One-third of small businesses would hire new staff if they were given the funds necessary to expand, new research suggests.
According to a study by peer-to-peer lending website Funding Circle, one in three employees would increase their workforce by an average of 12 per cent if they had better access to lending.
The firm estimates that this could equate to around 500,000 new jobs.
James Meekings, co-founder of Funding Circle, told the Daily Telegraph that a quarter of firms are also eager to secure funding because they want to increase stock and support businesses throughout their supply chain.
"Instead, they risk becoming a lost generation ... stifled by a lack of finance," he warned.
It comes after business secretary Vince Cable announced the creation of a £1 billion public-funded business bank to provide financial support to companies that have been unable to secure it through high street banks.
However, while Mr Meekings welcomed this new development, he also added that many small businesses might be unsure about how the new scheme will benefit them, particularly given the fact that details of the new bank are not expected to be revealed until December at the earliest.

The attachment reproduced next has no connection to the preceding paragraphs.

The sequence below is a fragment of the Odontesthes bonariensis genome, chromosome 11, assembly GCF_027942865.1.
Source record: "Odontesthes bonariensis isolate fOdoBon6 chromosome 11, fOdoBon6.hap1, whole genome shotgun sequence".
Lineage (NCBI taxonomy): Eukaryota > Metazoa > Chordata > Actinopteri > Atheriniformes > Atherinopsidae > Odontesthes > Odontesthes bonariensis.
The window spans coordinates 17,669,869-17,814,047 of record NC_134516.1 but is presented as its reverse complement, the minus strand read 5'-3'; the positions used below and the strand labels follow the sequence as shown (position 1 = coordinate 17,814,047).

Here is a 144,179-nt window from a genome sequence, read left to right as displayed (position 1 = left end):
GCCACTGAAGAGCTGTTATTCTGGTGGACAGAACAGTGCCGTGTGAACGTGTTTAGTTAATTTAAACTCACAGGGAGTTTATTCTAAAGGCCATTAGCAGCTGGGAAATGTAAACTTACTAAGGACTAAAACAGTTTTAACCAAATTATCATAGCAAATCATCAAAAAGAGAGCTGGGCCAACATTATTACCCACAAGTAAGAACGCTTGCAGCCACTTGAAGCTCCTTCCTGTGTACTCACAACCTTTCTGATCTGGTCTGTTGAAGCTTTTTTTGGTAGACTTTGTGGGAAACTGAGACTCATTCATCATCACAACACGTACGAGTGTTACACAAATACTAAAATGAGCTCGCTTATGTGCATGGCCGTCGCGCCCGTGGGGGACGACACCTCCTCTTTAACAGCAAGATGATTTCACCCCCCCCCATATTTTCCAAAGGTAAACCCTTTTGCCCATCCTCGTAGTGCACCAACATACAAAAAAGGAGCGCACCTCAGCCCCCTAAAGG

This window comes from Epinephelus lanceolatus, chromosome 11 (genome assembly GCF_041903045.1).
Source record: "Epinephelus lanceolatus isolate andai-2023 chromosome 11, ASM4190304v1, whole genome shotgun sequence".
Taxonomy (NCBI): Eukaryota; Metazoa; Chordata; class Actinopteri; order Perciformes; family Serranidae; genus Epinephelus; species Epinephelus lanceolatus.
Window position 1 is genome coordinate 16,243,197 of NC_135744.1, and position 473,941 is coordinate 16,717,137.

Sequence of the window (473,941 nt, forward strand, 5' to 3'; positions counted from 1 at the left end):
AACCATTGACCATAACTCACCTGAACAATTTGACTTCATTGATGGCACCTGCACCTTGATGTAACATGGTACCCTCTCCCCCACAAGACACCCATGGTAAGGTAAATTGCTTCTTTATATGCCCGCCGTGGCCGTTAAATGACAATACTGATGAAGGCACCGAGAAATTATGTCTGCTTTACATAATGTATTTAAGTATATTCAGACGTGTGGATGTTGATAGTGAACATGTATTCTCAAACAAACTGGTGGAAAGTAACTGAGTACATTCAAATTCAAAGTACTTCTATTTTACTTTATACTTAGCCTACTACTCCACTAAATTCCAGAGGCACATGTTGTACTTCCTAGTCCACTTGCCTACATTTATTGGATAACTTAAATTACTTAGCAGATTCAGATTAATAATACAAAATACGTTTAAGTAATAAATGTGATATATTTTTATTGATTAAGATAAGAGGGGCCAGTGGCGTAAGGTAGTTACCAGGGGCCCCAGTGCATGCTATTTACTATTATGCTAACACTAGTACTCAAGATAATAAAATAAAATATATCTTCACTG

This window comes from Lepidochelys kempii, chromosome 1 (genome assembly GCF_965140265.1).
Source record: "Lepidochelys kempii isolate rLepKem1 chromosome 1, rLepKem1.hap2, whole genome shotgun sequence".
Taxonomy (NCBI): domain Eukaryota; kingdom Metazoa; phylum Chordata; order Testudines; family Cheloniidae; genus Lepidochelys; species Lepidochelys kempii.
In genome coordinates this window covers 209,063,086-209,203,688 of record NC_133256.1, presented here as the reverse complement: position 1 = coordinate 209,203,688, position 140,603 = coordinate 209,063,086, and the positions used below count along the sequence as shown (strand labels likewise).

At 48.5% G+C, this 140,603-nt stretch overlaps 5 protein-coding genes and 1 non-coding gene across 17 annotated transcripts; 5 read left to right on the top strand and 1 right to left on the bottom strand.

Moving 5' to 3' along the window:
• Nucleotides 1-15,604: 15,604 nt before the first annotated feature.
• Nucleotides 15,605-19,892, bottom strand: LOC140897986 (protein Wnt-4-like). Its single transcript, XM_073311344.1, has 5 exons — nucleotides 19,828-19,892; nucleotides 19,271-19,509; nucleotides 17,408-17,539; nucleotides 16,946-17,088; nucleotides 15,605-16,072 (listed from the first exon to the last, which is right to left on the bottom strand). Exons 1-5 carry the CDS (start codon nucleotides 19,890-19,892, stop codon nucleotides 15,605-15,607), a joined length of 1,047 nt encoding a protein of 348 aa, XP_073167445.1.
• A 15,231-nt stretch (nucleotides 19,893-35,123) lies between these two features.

"There are thousands of businesses that desperately need access to finance today, not in 18 months’ time", he said.
"It is unacceptable that five banks continue to account for 90 per cent of all lending to small businesses, giving them a stranglehold on the potential for massive growth.
"The demand for greater competition in the market must be accelerated," he told the source.
This sentiment was echoed by John Jenkins, chief executive of GE Capital, who warned that "the devil will be in the detail" as £1 billion is "not a huge amount" when it comes to lending.
"The government will have to work out how this can be leveraged to create the £10 billion it wants from private investors," he added.
Earlier this week, the Federation of Small Businesses released a report suggesting that small businesses are crucial to the UK's economic growth as they are more likely to high disadvantaged jobseekers.